lot of costumes. In addition to appearing in the show, Mary Freeh is also
designing and constructing the costumes. The
opening number is the most complex; with four costume changes for each
woman Ė thatís
24 costumes just for the first 15 minutes of the show!
After discussions with the
director, Mary decided on a color scheme for the show. Each woman is
color-coded and all of her costumes utilize variations on that particular
Each woman has a basic costume - a
black top and skirt or pants, then other pieces (hats, robes,
straightjackets, etc.) are layered over that for specific scenes. Each
piece is designed so it can be easily removed during quick costume
In all, over 80 costume pieces
were created for this production, requiring lots of late nights for the
costume crew. We thank Mary, Adrian Thompson, Don Lusk, Phil Carlton,
Rhonda Clark, Lysandra Dial-Meek, Emily Etherton, Taylor Etherton, Robert
Erwin, Joni Trombley, and everyone else who helped get the costumes ready.
In addition to
numerous costumes, the ladies also have wigs for various scenes - almost
25 in all. In addition to his work on costumes and backstage crew, Adrian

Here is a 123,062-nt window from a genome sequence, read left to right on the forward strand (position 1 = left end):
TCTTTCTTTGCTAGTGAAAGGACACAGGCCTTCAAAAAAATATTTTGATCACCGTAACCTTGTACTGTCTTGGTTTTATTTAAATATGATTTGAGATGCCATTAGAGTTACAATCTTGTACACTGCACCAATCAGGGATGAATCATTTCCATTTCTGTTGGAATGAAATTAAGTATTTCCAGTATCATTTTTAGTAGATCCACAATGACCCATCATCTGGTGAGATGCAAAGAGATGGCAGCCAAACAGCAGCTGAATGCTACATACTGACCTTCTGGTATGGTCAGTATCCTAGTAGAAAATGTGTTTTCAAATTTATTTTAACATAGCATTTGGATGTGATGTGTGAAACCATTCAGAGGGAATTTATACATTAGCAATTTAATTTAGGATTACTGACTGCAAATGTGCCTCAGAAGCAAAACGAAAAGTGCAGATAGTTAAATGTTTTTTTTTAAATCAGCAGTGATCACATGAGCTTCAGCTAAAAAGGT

Thompson is in charge of acquiring and maintaining the wigs during the
Props and small set pieces are very important for setting the mood of each
scene. These must be gathered or constructed early enough so the actors
get used to using them.
Technical Rehearsals are generally held a week before the show opens. They
allow the crew to figure out where each prop needs to be placed, where the
costumes should be for costume changes, when the set pieces need to be
rolled on, when the lights come up, how high the microphones need to be
set, and how traffic needs to flow backstage.
A few days before opening, dress rehearsals are held. The show is run with
(hopefully) no interruptions - using music, costumes, makeup, lights,
sound, and all the other technical elements. The Dress Rehearsal allows
everyone to get a feel for how the show should run in performance, and
allows for last minute fine-tuning.
desirable to have a few audience members so the actors have some feedback
and can determine where the laughs come, or where something that should be
funny isnít getting the expected response.
Finally, after all the hard work itís time to open the doors and let in